With visualizations, it’s always better if there is some visual order in your charts. For example, take a look at these two bar charts. Which one do you find easier to read? And which chart gives you a better overview over the data?

If you are like most people, then chances are that you will find that the sorted bar chart is easier to read. This simple action of sorting the bars can give a lot of structure to your data visualization. In turn, your chart is easier to understand for your reader.

Now, this doesn’t always mean that you need to sort them from lowest to highest value. Sometimes, you also need to preserve the intrinsic order of the data. For example, have look a this bar chart.

Here, it doesn’t make sense to sort the bars from lowest to highest because most of the time you are probably interested in the evolution of the bar heights **over time** . Therefore, sorting the bar by month preserves the intrinsic order of your data.

Thus, meaningfully sorting the visual elements in your chart can make it easier for your reader to get the most out of it. Now that we’re on the same page, let’s figure out how to actually sort our data with ggplot.

## Sort bar charts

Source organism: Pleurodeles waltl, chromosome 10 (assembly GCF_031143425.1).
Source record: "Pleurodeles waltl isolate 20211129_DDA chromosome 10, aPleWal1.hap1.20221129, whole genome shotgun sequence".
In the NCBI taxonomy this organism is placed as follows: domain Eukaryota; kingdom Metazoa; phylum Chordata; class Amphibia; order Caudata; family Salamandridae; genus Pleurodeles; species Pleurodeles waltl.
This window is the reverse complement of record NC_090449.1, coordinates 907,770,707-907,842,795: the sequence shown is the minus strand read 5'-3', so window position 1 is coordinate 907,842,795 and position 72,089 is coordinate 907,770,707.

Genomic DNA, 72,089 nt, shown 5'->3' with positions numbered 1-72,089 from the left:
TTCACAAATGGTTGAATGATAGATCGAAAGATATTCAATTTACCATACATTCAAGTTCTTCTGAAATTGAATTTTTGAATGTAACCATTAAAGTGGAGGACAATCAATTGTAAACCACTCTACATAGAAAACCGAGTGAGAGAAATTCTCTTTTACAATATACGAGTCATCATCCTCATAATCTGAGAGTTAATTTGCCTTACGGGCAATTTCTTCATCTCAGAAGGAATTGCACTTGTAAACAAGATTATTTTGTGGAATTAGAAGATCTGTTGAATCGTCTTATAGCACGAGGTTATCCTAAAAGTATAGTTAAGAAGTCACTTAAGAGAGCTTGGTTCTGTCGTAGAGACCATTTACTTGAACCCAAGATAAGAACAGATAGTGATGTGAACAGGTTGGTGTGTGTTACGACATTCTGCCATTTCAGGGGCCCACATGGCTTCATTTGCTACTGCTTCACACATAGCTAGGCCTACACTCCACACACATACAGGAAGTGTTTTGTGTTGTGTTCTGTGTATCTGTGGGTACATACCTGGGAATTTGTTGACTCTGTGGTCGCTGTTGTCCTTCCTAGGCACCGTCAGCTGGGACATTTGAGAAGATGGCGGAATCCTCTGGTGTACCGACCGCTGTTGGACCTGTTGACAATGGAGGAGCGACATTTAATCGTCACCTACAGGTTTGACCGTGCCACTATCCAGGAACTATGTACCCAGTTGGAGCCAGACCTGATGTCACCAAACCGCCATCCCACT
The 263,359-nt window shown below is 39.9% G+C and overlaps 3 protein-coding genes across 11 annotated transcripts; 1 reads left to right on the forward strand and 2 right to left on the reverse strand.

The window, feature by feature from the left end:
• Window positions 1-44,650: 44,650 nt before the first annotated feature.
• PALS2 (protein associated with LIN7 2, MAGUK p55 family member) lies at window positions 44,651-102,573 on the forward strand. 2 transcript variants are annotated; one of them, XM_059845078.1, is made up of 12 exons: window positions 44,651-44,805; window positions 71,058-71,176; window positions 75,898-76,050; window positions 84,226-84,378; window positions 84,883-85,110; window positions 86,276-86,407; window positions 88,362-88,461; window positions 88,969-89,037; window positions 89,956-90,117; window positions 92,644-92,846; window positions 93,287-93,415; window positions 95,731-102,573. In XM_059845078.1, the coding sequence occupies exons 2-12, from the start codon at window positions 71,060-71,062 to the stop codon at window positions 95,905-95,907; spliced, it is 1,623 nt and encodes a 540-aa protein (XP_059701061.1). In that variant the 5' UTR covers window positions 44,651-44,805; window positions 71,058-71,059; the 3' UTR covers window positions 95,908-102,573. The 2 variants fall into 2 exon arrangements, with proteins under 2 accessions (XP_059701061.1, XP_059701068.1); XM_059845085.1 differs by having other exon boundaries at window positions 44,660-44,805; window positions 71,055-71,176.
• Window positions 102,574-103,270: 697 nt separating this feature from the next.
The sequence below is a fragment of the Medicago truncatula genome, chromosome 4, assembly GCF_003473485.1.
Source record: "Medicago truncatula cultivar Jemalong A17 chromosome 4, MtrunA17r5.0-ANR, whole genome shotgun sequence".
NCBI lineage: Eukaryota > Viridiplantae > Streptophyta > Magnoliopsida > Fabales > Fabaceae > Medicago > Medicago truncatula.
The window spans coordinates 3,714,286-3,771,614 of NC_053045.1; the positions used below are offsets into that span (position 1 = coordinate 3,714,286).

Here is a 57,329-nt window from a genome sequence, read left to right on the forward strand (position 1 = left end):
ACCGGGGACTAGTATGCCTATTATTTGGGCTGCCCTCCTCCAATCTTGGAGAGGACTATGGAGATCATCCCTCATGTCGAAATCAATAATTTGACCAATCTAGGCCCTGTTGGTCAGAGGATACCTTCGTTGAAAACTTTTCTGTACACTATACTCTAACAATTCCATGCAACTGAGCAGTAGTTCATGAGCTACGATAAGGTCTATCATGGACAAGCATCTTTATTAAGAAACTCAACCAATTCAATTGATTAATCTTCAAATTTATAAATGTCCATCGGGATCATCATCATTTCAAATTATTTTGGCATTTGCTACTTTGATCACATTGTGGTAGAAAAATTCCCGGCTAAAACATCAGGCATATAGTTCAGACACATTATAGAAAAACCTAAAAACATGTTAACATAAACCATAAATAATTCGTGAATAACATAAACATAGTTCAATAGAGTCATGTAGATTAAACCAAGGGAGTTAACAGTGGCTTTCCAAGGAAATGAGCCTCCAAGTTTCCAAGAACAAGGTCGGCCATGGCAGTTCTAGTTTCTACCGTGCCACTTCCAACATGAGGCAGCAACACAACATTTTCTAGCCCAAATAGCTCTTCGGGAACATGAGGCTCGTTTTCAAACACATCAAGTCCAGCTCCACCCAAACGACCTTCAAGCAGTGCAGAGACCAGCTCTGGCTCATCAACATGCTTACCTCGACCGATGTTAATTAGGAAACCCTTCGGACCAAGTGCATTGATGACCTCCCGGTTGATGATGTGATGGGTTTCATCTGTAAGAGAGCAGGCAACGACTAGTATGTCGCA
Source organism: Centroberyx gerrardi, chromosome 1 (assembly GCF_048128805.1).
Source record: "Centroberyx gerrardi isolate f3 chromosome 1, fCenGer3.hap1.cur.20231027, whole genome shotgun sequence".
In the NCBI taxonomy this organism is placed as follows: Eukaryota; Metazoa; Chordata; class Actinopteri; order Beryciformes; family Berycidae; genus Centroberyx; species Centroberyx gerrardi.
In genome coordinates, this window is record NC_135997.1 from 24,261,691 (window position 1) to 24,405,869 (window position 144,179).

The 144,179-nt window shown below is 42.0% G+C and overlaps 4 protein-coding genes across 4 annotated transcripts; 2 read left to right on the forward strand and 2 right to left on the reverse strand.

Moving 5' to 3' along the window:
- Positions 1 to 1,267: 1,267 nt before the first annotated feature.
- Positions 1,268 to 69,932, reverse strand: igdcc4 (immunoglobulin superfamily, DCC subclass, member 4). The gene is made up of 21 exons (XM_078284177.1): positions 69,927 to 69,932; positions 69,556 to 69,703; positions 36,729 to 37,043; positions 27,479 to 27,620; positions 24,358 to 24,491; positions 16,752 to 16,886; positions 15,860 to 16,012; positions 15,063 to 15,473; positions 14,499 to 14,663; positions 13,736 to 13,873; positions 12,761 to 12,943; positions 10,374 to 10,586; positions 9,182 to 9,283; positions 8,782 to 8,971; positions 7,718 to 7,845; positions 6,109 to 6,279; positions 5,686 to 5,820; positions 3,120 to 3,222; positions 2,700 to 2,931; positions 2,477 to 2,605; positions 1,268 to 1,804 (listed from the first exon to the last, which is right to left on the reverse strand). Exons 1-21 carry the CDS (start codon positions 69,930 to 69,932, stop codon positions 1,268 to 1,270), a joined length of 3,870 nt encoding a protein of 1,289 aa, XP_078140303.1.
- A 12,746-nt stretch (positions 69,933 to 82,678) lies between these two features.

With ggplot, bar charts will use an alphabetical sorting by default. For example, here’s the code for our first unsorted chart from above.

```
library(tidyverse)
gt::gtcars |>
count(mfr) |>
ggplot(aes(x = n, y = mfr)) +
geom_col() +
labs(
x = 'Counts',
y = element_blank(),
title = 'Number of Manufacturers in the data set'
)
```

It is easy to think that if you sort your data, say, with `arrange()`

, then ggplot would understand that you want your bars to be sorted like this as well. So let’s try this.

```
gt::gtcars |>
count(mfr) |>
arrange(mfr) |>
ggplot(aes(x = n, y = mfr)) +
geom_col() +
labs(
x = 'Counts',
y = element_blank(),
title = 'Number of Manufacturers in the data set'
)
```

Here, we get the exact same result because ggplot by default doesn’t care how you sort the rows of your data. That’s why you have to force ggplot to do what you want. And the way to do that is to transform your data into a `factor`

variable.